The CVO playbook for a successful vendor adventure — Part 2 / 2

Standing man holding a book and walking

In the first part, we have seen how the CVO must focus first on the defensive line. Now let’s see how the CVO can create value, be accountable by metrics, and who the CVO should report to.

The Offensive line

Focus on specific projects to bring quickly vendor value:

  • On-boarding. Evaluate how to accelerate and standardize the vendor on-boarding. It includes IT collaboration and schedule, security authorizations, employee training on the product and providing to vendors information and focal points.
  • Performance tracking. The contract commitments must be tracked. They vary between product performance, customer support, product upgrades and roadmap, compliance & security fix commitments. Tracking these will give you an edge during contract renewal.
  • Cost vs usage: track also the number of licenses acquired and the actual usage. The procurement team will be happy to receive them.
  • Find alternatives. A hard one. For critical vendors, managing the vendor risk and negotiating prices with vendor helps when you know about a realistic alternative.
    This alternative is realistic if it brings the same kind of service / product at the same level. Besides, the switch cost (in money and time) should be manageable and the vendor should have high chances to be declared valid by the defensive line in a timely manner.

Promoting a Vendor culture

Nurturing a Vendor culture is a long-term work. It convinces stakeholders to see an agile environment with fast vendor on-boarding and off-boarding.

This Vendor culture can be implemented gradually:

  1. Promote vendor requests. Discuss difficulties with co-workers and think whether a vendor may exist. Bring success stories to executives. Simplify the vendor request process.
  2. Highlight your work. When a stakeholder requests a new Vendor, he or she is expecting regular updates. These updates should humanize the Vendor integration process, reflecting what are the current blockages and how the vendor responds (at high-level views).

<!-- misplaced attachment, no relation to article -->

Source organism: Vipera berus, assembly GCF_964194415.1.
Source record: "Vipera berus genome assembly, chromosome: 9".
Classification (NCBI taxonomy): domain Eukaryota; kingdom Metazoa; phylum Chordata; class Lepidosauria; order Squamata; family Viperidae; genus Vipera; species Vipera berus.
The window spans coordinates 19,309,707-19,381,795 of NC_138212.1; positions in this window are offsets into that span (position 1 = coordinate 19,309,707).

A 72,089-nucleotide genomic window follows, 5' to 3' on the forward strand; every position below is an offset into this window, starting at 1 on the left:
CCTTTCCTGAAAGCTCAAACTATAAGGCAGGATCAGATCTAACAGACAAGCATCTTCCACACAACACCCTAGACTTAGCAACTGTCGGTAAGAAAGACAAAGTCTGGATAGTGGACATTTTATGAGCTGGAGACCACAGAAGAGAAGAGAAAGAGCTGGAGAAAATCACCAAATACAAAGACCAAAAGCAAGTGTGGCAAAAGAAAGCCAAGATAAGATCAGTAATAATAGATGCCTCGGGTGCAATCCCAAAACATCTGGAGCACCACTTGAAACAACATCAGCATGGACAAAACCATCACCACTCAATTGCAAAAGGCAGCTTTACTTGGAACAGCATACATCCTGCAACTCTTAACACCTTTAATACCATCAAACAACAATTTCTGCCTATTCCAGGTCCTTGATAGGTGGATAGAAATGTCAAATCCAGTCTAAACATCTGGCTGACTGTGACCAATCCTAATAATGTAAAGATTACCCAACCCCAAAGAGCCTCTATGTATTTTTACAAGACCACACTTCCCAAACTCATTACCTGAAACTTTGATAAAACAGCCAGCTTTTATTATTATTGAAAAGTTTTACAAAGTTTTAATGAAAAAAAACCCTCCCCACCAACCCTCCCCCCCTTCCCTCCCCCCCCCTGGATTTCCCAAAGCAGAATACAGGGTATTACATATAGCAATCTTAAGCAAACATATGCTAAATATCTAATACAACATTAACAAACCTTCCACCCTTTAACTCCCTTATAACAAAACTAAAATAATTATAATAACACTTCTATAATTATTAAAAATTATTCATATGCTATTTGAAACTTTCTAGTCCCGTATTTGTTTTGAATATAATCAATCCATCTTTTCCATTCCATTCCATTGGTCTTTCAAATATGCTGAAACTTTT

3. Bring the Voice of the Vendor. Critical vendors are also important stakeholders of the project. Sometimes, strong collaborations between vendors and your company may result in a strong product / service differentiation outside. Attention to the vendor (e.g., by providing feed-backs and requests) may be prioritized too. In product development, Product Managers may take this role.

The Metrics

What are the metrics to evaluate CVOs?

  • Cost and risk reduction. Track the cost and risk reduction in each defensive field (compliance, security, privacy).
  • Integration quality. Measure the time between the business unit requiring a solution and its implementation. This overall time is a health indicator of vendor selection and on-boarding process.
  • Decompose the vendor path similarly to a customer path. A vendor funnel can be set with the different steps: request, selection, validation, negotiation, on-boarding, actual usage.
  • Business outcome. Guesstimate the impact of vendor insertions / replacements on the business.

Who does the CVO report to?

As seen, the CVO role is versatile, operational and with many interactions. The CVO should thus report to the CIO or to the COO. Reporting to an agile position will allow the CVO to implement quickly changes that highlight the collaboration between the teams.


The CVO is a complex role. It involves an oversight on vendor selection, validation, on-boarding, renewal and off-boarding. Many internal actors are involved. And for the company, the potential is huge in value creation, cost & risk reduction.

Somehow, I have a feeling that some CDOs will consider this role as their next move.


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